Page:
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A New Start, A New OpportunityCovid-19 Pandemic
Written by Joshua Yoon | Published. 2020.12.28 14:50 | Count : 253

2019 and 2020 can be best summarized by COVID-19 Pandemic. When the novel virus first hit, mass panic ensued. Mundane items such as hand sanitizer, masks, and toilet paper became valuable treasures. It seemed that COVID-19 changed everything for everyone, and seemed like life would never be the same again. Schools and the lives of students were no exception. Last year when the pandemic began, as a panic response, schools shut down immediately, and online school began. When school restarted this year, we used hybrid learning, with 50% in-person learning and 50% virtual learning. Some went with the full virtual learning model. As a high schooler, besides academic pursuit, extracurricular activities, especially volunteering, become very important as part of getting ready for college. Normally, traditional volunteering opportunities for a high school student take place in public settings like hospitals, nursing homes, libraries, and community centers. These places have changed in how they function, just like schools, resulting in either severe curtailment or total elimination of volunteering opportunities for students like myself. As social distancing became the new normal, social interaction of any sort requiring close physical proximity has become a taboo. Even visiting your grandparents are frowned upon at times.   

Just as I had to adjust to the new normal for my school life, I had to adjust to new ways of volunteering. At first, I was in panic, and had no idea what to do. Then thinking outside of the box and using little creativity, I came up with an idea. Volunteering has always been an essential part for students to connect with their community and make the world a better place. Since everyone is somewhat trapped in their homes and neighborhoods, I decided to look for opportunities to make a difference around my immediate surroundings. 

[Photo of me taking back trash to my neighbor’s garage. Photo courtesy of Joshua Yoon]

First, I looked for the volunteering needed in my own development, the Georgetowne Court. The need was that our neighborhood has a large elderly population, and some of the elders have a hard time managing their trash and moving these rather large trash bins. Then with the helpful discussion with the president of our Home Owners Association, I identified the neighbors who could use my help and asked them to sign up for my help. Soon after, I started hauling up people’s trash bins up and down the driveways and service roads. I made my volunteer service in my community sound more official by giving it a name. I called it the ‘Georgetowne Trash Helpers’ and elicited other volunteers. Although it started out as mainly hauling up trash, it has expanded to other volunteer work like helping with moving furniture and other heavy objects.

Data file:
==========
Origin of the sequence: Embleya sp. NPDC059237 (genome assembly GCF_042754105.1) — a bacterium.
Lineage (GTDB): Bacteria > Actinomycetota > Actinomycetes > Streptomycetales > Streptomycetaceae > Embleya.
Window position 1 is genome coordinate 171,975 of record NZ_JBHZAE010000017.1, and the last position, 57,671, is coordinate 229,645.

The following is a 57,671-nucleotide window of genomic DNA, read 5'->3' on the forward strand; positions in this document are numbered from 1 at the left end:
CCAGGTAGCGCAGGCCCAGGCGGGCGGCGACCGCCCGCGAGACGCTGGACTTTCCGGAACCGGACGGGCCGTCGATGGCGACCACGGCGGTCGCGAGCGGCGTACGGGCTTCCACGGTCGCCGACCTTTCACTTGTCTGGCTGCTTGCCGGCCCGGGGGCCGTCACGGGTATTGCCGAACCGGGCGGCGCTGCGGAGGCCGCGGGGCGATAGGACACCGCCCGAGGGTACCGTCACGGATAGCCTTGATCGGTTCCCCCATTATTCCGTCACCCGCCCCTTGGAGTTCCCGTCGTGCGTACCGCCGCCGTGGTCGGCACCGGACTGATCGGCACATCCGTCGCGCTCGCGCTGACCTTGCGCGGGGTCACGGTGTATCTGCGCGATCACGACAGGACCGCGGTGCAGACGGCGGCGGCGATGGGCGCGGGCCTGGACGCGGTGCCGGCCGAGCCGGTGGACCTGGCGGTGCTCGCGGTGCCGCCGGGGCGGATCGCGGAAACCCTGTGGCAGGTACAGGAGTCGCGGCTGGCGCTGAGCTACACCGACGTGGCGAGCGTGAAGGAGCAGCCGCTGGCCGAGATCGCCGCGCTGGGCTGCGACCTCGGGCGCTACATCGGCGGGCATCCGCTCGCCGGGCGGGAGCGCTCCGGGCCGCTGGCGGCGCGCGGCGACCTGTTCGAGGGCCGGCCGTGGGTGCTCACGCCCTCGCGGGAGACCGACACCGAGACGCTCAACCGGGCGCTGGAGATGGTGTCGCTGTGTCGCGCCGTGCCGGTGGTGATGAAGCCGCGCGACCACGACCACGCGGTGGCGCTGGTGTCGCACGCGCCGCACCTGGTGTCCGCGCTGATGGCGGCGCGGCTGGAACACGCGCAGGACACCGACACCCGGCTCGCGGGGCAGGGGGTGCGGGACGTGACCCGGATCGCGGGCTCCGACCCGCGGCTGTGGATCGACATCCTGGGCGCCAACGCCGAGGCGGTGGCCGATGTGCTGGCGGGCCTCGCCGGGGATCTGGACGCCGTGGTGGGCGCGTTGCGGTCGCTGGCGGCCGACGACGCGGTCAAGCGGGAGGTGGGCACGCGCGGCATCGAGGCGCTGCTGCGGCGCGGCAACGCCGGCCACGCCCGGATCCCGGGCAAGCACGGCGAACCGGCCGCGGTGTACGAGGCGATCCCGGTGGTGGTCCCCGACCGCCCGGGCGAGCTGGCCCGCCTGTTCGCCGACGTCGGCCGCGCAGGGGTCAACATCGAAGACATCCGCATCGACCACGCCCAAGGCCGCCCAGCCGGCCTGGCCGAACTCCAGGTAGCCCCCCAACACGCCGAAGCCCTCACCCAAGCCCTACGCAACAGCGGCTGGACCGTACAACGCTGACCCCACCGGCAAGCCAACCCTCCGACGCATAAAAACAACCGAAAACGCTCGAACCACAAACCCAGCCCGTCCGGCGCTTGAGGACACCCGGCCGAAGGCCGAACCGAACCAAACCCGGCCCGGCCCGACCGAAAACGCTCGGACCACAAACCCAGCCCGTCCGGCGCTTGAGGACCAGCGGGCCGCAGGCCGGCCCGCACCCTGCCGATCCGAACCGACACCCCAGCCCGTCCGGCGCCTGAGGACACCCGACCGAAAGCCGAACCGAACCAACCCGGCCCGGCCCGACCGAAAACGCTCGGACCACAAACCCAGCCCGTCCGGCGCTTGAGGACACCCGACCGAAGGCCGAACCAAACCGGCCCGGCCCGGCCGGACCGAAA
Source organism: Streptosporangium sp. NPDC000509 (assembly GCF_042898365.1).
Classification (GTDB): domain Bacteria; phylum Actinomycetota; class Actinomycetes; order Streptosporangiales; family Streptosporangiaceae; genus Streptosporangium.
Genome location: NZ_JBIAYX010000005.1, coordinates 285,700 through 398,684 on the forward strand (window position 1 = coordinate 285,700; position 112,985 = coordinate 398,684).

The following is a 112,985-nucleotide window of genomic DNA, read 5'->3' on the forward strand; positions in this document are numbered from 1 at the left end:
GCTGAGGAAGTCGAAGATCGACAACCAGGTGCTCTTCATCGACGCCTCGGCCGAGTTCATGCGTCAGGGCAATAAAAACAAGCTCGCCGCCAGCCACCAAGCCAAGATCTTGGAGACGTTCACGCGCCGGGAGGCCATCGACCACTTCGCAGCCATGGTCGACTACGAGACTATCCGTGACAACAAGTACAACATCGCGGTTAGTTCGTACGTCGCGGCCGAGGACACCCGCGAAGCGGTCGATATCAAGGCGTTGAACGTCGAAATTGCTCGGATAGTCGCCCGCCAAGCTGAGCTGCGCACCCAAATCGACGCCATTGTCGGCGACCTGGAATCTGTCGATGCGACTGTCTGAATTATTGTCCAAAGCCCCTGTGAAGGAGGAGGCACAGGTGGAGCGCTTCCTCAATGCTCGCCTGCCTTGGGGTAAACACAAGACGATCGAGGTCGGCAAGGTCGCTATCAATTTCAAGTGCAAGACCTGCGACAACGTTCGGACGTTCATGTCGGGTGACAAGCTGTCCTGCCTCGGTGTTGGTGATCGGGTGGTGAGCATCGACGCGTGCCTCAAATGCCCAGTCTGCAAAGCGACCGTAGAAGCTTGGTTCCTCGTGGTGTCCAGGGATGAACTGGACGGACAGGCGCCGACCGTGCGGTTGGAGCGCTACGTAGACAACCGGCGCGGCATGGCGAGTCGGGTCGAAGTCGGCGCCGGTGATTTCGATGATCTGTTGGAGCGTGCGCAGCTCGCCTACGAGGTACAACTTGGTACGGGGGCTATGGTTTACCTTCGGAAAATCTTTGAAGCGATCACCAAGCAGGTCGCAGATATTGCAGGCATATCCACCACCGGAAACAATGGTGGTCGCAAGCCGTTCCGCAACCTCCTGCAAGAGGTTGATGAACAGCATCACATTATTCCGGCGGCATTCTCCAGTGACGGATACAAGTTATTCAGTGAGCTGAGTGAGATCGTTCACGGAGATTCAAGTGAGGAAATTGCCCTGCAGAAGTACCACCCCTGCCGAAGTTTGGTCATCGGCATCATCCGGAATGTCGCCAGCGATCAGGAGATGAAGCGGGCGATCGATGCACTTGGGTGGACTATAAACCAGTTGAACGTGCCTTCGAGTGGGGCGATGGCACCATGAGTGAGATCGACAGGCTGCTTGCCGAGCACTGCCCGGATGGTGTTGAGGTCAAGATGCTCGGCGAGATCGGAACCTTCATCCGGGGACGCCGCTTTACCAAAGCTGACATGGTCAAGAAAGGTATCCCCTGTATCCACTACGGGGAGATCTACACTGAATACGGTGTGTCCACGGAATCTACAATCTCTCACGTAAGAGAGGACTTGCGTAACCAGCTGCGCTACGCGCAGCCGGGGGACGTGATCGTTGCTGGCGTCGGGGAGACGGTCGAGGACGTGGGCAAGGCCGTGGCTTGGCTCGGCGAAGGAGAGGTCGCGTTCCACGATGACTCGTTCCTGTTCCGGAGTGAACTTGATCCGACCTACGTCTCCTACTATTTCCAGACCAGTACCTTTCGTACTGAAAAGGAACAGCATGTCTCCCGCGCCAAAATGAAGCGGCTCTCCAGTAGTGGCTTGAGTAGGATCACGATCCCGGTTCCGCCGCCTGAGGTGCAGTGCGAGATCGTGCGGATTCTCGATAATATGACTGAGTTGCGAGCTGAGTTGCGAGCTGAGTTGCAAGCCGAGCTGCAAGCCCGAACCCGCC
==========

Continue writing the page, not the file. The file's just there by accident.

[Photo of me collecting cans for donation. Photo courtesy of Joshua Yoon]

Some neighbors asked if I was available to help with their IT needs, so I made myself available for that as well. I am receiving donations in money and food, which I intend to donate to local charity institutions, including local food banks. The service became official when we were told that the community loved the idea. With the creation of my volunteer service, I take up trash on Tuesdays and bring back the empty bins on Wednesday. 

[Photo of me donating online. Photo courtesy of Joshua Yoon]

Eventually, I am thinking about getting my school friends to get involved and expand to other communities. As a member of the National Honor Society and the Key Club at my high school, I am encouraged to do volunteer work. Just as it was a challenge for me to find a volunteer opportunity, I know for certain, that my friends in these organizations are facing difficulties in finding volunteer opportunities. I plan to share my experience with my friends in the National Honor Society and the Key Club and encourage them to do similar projects in their own community. Even though COVID-19 has limited us from going outside, it does not mean we have to stop volunteering. In fact, this pandemic gives everyone time to reflect, and to create new ways to help others, and spread hope for others during these struggling times.



Joshua Yoon 
Grade: 11th
Pine-Richland High School

Joshua Yoon  student_reporter@dherald.com

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